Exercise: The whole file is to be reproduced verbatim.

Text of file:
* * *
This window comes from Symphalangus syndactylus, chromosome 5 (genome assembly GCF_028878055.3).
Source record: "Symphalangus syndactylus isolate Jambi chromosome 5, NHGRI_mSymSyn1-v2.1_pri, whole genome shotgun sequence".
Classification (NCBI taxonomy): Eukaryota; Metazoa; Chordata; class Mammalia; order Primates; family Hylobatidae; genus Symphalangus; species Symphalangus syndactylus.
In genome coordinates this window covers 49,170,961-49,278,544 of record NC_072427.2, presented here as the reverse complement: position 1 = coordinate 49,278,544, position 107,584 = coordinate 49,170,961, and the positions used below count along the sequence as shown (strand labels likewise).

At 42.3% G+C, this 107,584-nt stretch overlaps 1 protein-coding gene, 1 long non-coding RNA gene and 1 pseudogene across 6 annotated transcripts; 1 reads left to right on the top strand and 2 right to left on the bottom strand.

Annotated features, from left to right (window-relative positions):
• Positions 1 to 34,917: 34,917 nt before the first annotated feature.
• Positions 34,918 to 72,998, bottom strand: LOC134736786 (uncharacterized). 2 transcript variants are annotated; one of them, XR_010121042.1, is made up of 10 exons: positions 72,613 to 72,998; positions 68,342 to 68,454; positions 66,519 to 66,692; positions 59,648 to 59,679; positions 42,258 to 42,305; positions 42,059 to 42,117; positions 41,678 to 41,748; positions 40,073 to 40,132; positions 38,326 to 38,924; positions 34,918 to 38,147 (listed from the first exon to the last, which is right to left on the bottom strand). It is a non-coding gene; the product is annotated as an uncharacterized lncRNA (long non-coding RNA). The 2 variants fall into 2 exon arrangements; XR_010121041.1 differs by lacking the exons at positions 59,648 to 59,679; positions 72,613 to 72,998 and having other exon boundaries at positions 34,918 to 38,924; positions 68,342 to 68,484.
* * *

This window comes from Symphalangus syndactylus, chromosome 5 (genome assembly GCF_028878055.3).
Source record: "Symphalangus syndactylus isolate Jambi chromosome 5, NHGRI_mSymSyn1-v2.1_pri, whole genome shotgun sequence".
Classification (NCBI taxonomy): Eukaryota; Metazoa; Chordata; class Mammalia; order Primates; family Hylobatidae; genus Symphalangus; species Symphalangus syndactylus.
In genome coordinates this window covers 49,170,961-49,278,544 of record NC_072427.2, presented here as the reverse complement: position 1 = coordinate 49,278,544, position 107,584 = coordinate 49,170,961, and the positions used below count along the sequence as shown (strand labels likewise).

At 42.3% G+C, this 107,584-nt stretch overlaps 1 protein-coding gene, 1 long non-coding RNA gene and 1 pseudogene across 6 annotated transcripts; 1 reads left to right on the top strand and 2 right to left on the bottom strand.

Annotated features, from left to right (window-relative positions):
• Positions 1 to 34,917: 34,917 nt before the first annotated feature.
• Positions 34,918 to 72,998, bottom strand: LOC134736786 (uncharacterized). 2 transcript variants are annotated; one of them, XR_010121042.1, is made up of 10 exons: positions 72,613 to 72,998; positions 68,342 to 68,454; positions 66,519 to 66,692; positions 59,648 to 59,679; positions 42,258 to 42,305; positions 42,059 to 42,117; positions 41,678 to 41,748; positions 40,073 to 40,132; positions 38,326 to 38,924; positions 34,918 to 38,147 (listed from the first exon to the last, which is right to left on the bottom strand). It is a non-coding gene; the product is annotated as an uncharacterized lncRNA (long non-coding RNA). The 2 variants fall into 2 exon arrangements; XR_010121041.1 differs by lacking the exons at positions 59,648 to 59,679; positions 72,613 to 72,998 and having other exon boundaries at positions 34,918 to 38,924; positions 68,342 to 68,484.